A guide for ENGL 2501 and ENGL 3801
“The best day is the one when I can write a lead that will cause a reader at his breakfast table next morning to spit up his coffee, clutch at his heart, and shout ‘My God! Martha, did you read this?’ That’s my kind of day.”
— Edna Buchanan, “The Corpse Had a Familiar Face”
The first paragraph of a news story is called a lead — or lede, if you’re old-school. It is usually one sentence, briefly introduces the story in a clear and concise manner, and is designed to make the skimming reader stop short and read further.
Basic tips for writing a lead:
Basic breaking news story lead: Sun police reporter Robert Mills tells readers why the Market Basket was evacuated:
BILLERICA — A plastic bag containing what appeared to be a pressure cooker was left next to the entrance of Market Basket at the Shops at Billerica and sparked a bomb scare Wednesday evening.
This bank robber does have a catchy nickname:
The Brim Beanie Bandit has struck again, according to the FBI.
This is one of the last feature stories I wrote before the Daily Voice shut down the Massachusetts sites, about a local illustrator’s memoir:
UPTON, Mass. — Lauren Scheuer expected to get a few eggs when she decided to start her own backyard chicken flock. But she did not expect her hens would lay a book.
(i still debate the “but” starting off the second sentence. The copy editor added it; I think it works better without.)
Sports writers take a few more liberties with structure in their stories. This is Sun sports writer David Pevear on Patriots coach Bill Belichick’s first press conference after Aaron Hernandez’s arrest on murder charges:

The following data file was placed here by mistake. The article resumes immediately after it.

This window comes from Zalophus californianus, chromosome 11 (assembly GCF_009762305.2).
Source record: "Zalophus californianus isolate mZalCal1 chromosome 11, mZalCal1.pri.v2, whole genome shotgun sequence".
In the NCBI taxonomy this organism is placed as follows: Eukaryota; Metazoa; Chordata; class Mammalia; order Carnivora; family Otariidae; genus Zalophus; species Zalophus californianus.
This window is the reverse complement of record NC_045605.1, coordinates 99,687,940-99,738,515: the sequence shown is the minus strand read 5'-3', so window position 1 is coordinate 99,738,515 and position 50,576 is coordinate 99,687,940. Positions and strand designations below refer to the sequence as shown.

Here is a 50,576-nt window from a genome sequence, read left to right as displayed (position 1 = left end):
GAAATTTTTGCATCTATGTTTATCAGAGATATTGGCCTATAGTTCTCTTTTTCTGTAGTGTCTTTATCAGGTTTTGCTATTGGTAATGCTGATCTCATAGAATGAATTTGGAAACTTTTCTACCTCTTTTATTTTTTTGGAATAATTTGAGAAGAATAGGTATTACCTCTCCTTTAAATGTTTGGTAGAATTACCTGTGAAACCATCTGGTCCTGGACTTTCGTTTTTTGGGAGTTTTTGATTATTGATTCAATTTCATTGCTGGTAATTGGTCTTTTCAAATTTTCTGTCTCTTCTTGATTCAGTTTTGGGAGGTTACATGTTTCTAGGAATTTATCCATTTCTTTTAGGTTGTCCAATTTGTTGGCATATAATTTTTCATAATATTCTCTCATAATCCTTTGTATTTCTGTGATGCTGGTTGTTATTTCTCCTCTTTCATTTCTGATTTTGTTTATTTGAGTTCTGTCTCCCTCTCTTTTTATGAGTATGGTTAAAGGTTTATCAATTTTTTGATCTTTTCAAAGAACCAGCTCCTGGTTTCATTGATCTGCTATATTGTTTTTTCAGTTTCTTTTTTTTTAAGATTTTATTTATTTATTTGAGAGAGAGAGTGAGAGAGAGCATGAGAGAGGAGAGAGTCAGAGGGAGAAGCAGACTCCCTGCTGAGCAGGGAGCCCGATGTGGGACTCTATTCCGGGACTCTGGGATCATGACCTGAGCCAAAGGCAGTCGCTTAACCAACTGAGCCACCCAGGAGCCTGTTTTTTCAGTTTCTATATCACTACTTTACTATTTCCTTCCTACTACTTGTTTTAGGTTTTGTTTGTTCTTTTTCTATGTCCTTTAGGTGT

FOXBORO — The normally cold coach bared his humanity. He acknowledged a real-world tragedy that made his comments Wednesday afternoon (“really a sad day on so many levels”) so sadly necessary.
“A young man lost his life and his family has suffered a tragic loss,” said Bill Belichick, “and there’s no way to understate that.”
The football coach who usually pulls up his hoodie and makes the real world go away also said that “this goes way beyond being a football issue. This is real life.”
(I’m including the first three paragraphs here because I really love his description of Belichick. Note that Dave hasn’t even mentioned the words “Aaron Hernandez” yet. This is a tone-setting lead, which is suitable when you’re taking more of a feature-y approach on a story.)
You can also take an anecdotal approach to your subject, introducing a person who illustrates the issue. This is an ancient story of mine from the MetroWest Daily News:
FRANKLIN — Lisa Ostrow’s “pencil” is a bulky typewriter-like object, steel gray with a carry handle. She’s lugged it around for 35 years, bumping shins in middle school hallways, creating a clatter in the dorms at Harvard.
In the above leads, you’ll notice the name of a town in all caps. That’s called a dateline, and it’s used to tell the reader where the story is taking place. Use of the dateline varies from publication to publication — the weekly that covers Grafton, for example, does not use a Grafton dateline because it’s generally assumed the stories all take place in that town.
The dateline, as a rule, indicates the reporter was actually there in that location to report the story. I was once taken to task by an editor for datelining a story about a local astronaut’s Space Shuttle launch “CAPE CANAVERAL,” since I had reported from Hudson. I retorted it was a protest for not actually sending me to a shuttle launch, which I maintain was perfectly valid.
Further reading about leads: Edna Buchanan, the former, Pulitzer Prize-winning crime reporter for the Miami Herald, is the undisputed queen of news leads (My battered copy of her autobiography, “The Corpse Had a Familiar Face,” is signed “To Jennifer, a fellow journalist,” an inscription that made 24-year-old me nearly faint). Calvin Trillin discusses some of her legendary leads in this New Yorker profile, which I’ll admit it so old, I first read it as a handout in one of my journalism classes in 1986.